9. John’s parents were devout Catholics, and John returns to the faith in the book’s closing chapters. What should the role of religion be in addressing the world’s sorrows, from the type of emotional anguish John experienced as a child to the genocides he devoted his adult life to stopping?
10. John describes his early experiences in Northern Uganda, where he met former child soldiers who had been used as pawns in brutal wars. These scenes of violence and poverty in Africa often echo the themes Michael describes as he becomes a high-powered drug dealer in D.C. Is there a common denominator between the senseless violence and poverty in both locales?
11. As Michael’s life of crime escalates, John refuses to talk with him about it, leading to years of estrangement. What binds them together, despite so much time apart—and so much denial when they were spending time together?
12. As his father’s health declines, John finally confronts him about his explosive rage, only to discover that his father had a wildly inaccurate perception of him and could not remember John’s earnest achievements as a straight-arrow kid. How does this experience compare to your own family memories? Who do you consider your siblings to be (including those who are not related to you)?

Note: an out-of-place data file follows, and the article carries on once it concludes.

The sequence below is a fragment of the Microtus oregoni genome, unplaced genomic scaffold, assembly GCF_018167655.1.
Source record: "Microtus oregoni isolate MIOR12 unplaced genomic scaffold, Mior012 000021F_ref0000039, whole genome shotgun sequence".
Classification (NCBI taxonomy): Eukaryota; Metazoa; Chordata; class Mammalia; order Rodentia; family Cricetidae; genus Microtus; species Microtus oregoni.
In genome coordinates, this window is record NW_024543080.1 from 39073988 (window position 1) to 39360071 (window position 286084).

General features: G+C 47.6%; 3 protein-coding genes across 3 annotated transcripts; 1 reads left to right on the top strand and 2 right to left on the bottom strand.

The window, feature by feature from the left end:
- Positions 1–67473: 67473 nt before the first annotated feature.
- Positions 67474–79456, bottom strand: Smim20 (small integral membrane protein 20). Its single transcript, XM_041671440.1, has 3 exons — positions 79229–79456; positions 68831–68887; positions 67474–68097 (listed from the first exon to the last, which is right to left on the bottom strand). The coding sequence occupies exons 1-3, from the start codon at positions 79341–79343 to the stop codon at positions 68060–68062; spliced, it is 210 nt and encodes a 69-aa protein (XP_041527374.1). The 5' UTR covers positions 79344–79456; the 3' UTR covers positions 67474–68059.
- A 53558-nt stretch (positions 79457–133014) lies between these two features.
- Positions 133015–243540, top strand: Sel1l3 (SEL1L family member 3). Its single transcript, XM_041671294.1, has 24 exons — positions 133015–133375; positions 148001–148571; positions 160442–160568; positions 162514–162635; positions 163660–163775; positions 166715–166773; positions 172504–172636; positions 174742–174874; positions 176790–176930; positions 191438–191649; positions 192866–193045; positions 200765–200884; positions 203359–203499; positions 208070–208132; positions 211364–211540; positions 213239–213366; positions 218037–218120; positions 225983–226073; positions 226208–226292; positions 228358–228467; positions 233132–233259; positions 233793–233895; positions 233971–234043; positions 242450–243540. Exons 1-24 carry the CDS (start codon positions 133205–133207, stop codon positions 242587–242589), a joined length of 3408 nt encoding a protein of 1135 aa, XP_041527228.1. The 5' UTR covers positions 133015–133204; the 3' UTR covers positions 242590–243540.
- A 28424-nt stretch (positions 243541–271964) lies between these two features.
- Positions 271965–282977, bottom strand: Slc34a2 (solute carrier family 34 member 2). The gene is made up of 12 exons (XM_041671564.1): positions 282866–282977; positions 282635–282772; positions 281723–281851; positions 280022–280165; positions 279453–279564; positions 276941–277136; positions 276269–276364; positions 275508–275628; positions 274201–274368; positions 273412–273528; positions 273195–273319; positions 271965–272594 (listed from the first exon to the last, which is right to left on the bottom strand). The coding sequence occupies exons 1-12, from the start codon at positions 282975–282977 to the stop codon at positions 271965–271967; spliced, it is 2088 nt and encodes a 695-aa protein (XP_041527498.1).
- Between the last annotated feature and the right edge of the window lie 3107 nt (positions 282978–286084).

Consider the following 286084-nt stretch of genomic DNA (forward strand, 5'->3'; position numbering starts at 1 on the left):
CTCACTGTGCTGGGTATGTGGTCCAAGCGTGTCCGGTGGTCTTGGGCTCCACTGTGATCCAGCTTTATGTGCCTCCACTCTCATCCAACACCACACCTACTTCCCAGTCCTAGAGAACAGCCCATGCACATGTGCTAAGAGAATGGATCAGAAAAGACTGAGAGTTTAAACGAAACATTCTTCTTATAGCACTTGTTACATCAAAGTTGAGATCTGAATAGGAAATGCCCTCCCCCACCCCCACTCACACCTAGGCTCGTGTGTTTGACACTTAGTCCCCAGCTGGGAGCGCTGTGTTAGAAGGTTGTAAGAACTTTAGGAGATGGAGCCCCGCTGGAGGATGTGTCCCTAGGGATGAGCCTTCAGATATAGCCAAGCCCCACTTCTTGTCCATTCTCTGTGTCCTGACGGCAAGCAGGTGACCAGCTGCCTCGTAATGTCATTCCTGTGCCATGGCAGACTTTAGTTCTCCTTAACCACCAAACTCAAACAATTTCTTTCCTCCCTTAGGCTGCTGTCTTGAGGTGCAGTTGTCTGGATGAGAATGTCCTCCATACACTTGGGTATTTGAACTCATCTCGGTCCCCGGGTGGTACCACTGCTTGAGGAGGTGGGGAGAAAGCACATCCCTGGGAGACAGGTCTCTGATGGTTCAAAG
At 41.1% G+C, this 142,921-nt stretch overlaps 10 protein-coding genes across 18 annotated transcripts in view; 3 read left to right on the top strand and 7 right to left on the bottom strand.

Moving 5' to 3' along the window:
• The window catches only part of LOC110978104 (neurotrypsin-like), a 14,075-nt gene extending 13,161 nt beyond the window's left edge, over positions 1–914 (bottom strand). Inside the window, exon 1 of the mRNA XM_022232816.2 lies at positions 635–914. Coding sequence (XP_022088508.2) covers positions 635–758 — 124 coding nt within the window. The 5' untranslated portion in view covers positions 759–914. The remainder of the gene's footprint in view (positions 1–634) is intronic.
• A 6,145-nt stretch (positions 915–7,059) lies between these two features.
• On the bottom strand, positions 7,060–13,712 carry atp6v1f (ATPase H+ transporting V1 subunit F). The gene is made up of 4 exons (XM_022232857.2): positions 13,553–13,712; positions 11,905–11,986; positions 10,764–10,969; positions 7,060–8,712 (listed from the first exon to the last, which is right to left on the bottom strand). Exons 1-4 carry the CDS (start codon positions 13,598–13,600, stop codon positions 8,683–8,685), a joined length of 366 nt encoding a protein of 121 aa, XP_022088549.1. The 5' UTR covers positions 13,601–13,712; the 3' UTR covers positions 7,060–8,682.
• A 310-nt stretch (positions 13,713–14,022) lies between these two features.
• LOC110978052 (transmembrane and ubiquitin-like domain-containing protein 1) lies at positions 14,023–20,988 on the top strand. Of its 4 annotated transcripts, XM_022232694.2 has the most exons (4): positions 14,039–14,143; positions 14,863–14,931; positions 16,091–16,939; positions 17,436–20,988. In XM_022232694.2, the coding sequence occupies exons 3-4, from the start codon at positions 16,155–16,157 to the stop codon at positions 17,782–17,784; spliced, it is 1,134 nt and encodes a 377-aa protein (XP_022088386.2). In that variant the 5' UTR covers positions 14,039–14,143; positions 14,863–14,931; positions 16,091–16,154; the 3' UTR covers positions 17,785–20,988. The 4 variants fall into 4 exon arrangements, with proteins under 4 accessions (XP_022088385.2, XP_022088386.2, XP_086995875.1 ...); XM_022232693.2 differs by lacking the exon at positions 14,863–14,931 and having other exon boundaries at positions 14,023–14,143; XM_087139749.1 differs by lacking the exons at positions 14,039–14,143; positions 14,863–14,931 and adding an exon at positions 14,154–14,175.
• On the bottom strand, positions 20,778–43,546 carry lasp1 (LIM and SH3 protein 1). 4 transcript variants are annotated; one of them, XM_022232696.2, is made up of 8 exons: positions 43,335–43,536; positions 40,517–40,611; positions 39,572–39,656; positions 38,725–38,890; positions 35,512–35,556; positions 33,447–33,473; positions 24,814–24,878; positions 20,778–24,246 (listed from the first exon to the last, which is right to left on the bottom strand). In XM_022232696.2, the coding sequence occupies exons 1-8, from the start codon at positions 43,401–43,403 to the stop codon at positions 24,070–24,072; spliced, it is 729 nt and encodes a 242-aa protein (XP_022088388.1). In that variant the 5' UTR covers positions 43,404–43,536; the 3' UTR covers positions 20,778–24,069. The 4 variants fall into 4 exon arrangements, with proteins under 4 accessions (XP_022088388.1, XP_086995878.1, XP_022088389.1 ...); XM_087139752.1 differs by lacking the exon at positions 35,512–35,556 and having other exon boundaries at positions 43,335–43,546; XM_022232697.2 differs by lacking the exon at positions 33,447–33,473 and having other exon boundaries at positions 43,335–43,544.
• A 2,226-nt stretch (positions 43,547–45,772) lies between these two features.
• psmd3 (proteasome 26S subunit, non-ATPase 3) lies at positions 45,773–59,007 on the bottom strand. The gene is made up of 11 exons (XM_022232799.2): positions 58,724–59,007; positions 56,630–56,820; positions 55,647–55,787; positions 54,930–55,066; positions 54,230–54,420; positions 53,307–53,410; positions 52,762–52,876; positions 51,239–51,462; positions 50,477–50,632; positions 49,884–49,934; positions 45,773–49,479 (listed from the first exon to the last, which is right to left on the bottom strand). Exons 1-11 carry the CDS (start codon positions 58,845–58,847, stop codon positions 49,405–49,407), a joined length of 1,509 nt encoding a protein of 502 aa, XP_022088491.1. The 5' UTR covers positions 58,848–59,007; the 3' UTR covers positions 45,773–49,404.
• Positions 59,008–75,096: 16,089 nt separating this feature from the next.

13. Discuss the effect of the intertwined voices in Unlikely Brothers
. As John and Michael describe two perspectives on one story, what do we discover about life stories?
14. The book concludes with hope that more people will realize they can be big brothers, big sisters, or mentors. Who or what were your greatest sources of support when you were in need? Would you like to start mentoring someone? There are five organizations suggested in the book that provide a helping, healing hand. Which ones would you be most interested in getting involved in? About the Authors
JOHN PRENDERGAST is a human rights activist and author. He is cofounder of the Enough Project (enoughproject.org), an initiative to end genocide and crimes against humanity. Working for the Clinton administration, he was directly involved in a number of peace processes in Africa. John helped create the Satellite Sentinel Project with George Clooney; coauthored two books with Don Cheadle; and worked on films with Ryan Gosling. He traveled to Africa with 60 Minutes
for four different episodes. He has been a Big Brother since 1983.
MICHAEL MATTOCKS lived in homeless shelters as a child and began dealing drugs as a teenager. He is now a husband and father of five boys, working two jobs in order to support his family. He helps coach his sons’ football teams.
John Prendergast is available for select readings and lectures. To inquire about a possible appearance, please contact the Random House Speakers Bureau at email@example.com or 212-572-2013.